Precautions to Avoid Cold Weather-Related Illness and Injury
November 20, 2018
Dear campus community,
I am sad to share that a University of Maryland student recently passed away from Adenovirus associated illness. We offer our condolences during this difficult time.
While we are normally prohibited from sharing medical information publicly, we have been authorized by a family member to share this news and urge others to take seriously this strain of a common virus.
Adenoviruses are common causes of colds, but there are strains that can cause more serious illness. Over the past couple of weeks we have shared guidance on preventive measures our community should take during this flu and virus season and we urge our community to follow these guidelines.
We learned of an isolated case of a student with Adenovirus on November 1. Since then, we have been closely monitoring for cases in coordination with the Maryland Department of Health and Prince George's County Health Department, by testing students at the Health Center and advising testing to facilities where ill students have been admitted. The Health Center staff has been on high-alert and we have reached out to medical facilities in the area to heighten awareness of this illness.
Since then, there have been reports of five additional cases of students with confirmed Adenovirus associated illness. On November 19, we learned that the testing of one specimen sent to the CDC revealed Adenovirus 7, a strain that may cause more severe illness.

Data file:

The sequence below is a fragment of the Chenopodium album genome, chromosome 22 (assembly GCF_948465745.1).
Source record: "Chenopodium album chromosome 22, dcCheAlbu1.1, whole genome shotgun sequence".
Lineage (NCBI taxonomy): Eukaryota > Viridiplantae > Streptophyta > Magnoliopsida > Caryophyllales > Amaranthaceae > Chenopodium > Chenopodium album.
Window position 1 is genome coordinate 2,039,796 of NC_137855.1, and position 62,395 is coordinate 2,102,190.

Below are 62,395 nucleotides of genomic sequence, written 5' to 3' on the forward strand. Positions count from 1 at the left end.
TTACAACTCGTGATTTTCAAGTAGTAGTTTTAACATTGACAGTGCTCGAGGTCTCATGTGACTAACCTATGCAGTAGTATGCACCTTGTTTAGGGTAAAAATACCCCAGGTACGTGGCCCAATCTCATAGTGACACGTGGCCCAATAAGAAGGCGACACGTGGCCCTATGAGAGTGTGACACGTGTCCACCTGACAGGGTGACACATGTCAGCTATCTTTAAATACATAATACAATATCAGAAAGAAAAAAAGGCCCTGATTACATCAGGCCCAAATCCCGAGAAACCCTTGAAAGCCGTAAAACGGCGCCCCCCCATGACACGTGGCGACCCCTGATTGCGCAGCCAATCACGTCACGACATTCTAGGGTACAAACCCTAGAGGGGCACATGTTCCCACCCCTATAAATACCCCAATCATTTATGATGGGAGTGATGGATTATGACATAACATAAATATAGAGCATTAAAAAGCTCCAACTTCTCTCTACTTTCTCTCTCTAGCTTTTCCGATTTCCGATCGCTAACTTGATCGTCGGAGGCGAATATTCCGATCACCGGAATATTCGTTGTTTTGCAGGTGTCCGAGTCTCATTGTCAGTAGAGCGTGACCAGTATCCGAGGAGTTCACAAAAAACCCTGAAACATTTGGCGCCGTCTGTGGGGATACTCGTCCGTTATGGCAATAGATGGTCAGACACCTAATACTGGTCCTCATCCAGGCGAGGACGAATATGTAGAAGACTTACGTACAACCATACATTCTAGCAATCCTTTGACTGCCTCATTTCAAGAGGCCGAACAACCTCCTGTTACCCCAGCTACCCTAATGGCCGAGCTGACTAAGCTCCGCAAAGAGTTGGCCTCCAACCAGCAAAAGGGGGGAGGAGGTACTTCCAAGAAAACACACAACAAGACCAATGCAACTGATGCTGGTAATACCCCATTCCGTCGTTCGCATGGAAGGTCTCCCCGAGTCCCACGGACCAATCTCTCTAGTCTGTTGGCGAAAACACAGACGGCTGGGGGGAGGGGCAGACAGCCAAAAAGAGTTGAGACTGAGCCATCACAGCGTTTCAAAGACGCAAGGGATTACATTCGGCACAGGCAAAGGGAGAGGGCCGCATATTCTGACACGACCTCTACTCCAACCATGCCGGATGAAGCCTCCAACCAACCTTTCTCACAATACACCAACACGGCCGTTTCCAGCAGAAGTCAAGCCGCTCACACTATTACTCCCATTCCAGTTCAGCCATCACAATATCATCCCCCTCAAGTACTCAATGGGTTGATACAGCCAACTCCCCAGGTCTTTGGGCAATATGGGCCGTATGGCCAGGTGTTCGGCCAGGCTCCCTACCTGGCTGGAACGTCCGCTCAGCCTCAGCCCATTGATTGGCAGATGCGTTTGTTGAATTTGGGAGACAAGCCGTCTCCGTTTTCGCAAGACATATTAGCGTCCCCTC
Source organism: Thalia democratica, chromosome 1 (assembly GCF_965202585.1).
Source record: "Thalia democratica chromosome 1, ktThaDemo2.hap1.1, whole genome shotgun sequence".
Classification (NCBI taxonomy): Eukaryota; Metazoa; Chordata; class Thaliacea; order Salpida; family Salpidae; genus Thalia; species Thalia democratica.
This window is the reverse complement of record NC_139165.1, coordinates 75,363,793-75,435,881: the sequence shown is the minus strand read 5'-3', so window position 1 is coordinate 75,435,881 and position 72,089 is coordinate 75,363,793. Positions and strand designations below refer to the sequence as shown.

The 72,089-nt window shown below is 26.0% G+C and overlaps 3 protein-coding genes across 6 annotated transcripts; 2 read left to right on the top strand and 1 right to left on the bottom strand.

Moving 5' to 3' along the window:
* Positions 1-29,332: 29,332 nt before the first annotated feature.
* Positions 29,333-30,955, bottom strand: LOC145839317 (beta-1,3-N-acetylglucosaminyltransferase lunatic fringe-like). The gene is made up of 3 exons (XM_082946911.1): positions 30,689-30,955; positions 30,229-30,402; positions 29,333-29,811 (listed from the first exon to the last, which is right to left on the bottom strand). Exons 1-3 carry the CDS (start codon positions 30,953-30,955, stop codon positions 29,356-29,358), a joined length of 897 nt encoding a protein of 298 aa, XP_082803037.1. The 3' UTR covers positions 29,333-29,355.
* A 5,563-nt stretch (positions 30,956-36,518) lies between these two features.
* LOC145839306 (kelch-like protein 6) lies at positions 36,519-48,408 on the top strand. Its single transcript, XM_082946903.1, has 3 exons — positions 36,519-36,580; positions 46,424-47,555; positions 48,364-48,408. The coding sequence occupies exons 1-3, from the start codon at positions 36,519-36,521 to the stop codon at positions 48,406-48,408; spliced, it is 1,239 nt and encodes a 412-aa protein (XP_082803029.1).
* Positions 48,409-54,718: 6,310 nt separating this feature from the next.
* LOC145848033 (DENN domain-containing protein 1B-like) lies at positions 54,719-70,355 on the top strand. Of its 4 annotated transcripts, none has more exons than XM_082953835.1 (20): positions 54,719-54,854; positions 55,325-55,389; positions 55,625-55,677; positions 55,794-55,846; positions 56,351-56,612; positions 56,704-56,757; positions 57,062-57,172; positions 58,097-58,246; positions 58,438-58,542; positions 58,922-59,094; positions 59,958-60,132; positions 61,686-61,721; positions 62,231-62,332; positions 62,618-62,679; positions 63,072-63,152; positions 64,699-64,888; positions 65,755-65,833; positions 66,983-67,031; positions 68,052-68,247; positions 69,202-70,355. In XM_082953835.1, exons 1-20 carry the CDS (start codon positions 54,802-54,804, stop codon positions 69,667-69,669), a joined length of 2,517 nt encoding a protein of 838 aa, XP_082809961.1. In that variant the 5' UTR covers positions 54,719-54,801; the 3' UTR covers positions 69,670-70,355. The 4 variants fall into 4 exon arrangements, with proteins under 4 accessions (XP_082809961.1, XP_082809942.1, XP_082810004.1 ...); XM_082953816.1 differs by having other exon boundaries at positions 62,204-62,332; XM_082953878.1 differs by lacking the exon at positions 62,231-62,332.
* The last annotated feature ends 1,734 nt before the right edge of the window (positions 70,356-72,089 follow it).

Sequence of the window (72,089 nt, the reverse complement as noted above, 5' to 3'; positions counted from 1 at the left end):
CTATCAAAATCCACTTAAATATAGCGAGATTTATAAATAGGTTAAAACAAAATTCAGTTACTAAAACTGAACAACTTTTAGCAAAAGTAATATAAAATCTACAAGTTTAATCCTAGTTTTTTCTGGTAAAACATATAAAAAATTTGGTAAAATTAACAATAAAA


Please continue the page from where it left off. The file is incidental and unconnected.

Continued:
The treatment for these types of illnesses generally includes rest, plenty of fluids and fever-reducing medicine. Unfortunately, there is no specific medication to treat this infection in a non-hospitalized individual. However, vigilance is extremely important for those with chronic medical problems like asthma, diabetes or illnesses that lower your immune system or if you take medicine that lowers your immune system. It is vitally important not to ignore flu-like symptoms (high fever and cough/sore throat and vomiting/diarrhea ) and to visit a physician within 48 hours of developing symptoms.
In addition to communications to our campus encouraging our community to take preventive measures on this and other viruses, departments across campus began increased cleaning of high-touch surfaces early in November in response to this situation.